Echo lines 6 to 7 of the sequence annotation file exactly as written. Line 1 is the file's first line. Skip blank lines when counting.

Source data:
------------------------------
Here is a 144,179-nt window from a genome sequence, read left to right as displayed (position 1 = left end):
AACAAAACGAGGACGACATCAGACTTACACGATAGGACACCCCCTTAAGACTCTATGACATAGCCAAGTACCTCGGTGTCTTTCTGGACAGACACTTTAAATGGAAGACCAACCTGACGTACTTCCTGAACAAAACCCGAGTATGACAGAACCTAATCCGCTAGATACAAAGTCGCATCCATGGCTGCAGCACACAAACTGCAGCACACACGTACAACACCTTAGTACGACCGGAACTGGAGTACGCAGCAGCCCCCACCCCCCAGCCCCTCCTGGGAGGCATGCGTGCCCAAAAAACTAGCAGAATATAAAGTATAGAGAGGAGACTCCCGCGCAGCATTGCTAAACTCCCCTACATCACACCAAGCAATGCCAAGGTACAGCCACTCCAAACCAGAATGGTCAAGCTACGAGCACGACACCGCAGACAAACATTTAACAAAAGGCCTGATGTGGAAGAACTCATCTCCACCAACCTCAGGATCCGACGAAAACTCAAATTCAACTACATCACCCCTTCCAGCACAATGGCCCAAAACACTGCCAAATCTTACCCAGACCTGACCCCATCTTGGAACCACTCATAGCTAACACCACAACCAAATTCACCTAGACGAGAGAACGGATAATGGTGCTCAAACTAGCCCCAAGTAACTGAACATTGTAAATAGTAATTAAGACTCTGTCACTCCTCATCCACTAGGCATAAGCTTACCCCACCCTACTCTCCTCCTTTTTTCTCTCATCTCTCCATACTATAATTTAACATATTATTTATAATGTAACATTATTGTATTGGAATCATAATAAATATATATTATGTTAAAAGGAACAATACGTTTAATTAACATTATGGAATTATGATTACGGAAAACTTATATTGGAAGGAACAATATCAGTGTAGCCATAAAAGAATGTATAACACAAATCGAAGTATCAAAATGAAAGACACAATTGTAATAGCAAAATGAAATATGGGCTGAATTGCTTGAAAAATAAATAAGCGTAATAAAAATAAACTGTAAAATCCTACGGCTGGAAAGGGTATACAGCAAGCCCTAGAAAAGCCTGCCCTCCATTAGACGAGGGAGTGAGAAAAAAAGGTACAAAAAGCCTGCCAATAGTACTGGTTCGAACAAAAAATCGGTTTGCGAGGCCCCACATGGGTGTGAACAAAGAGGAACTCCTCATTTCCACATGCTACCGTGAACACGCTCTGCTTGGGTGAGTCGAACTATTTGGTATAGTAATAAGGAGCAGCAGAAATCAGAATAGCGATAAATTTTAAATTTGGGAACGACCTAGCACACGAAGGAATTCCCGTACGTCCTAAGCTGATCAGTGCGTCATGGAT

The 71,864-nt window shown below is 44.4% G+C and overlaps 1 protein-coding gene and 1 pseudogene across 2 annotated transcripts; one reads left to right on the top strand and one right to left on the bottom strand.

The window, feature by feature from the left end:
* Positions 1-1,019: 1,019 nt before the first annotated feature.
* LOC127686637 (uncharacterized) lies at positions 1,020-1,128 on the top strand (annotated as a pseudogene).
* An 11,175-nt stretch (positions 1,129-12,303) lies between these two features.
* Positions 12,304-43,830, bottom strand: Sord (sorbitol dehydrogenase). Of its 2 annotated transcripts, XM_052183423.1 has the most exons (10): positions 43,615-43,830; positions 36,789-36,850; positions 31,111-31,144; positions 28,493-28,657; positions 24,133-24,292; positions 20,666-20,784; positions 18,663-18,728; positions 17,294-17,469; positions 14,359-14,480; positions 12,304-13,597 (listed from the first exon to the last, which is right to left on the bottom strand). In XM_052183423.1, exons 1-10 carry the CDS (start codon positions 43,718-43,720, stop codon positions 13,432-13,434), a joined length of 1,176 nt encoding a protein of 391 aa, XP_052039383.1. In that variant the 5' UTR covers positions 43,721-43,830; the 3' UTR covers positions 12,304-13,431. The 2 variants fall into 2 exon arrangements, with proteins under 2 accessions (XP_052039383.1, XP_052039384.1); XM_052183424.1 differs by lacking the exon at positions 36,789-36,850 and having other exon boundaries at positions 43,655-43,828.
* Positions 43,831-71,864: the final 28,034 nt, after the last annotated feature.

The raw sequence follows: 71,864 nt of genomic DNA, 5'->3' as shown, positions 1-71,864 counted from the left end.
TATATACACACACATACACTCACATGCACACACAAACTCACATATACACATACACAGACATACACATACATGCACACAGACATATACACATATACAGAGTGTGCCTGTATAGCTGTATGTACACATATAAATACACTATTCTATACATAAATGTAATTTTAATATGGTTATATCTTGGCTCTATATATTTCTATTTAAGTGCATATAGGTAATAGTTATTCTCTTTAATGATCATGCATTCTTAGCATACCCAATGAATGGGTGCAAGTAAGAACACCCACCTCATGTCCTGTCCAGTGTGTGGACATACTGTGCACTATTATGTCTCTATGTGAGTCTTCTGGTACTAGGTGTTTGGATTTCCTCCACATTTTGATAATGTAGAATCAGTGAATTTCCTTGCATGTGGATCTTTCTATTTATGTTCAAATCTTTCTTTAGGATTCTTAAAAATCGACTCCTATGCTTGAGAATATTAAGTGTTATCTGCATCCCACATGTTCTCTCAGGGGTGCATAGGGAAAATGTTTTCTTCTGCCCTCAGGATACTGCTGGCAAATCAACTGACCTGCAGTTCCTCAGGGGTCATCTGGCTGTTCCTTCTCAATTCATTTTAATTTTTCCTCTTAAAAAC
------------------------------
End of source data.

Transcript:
* LOC127686637 (uncharacterized) lies at positions 1,020-1,128 on the top strand (annotated as a pseudogene).
* An 11,175-nt stretch (positions 1,129-12,303) lies between these two features.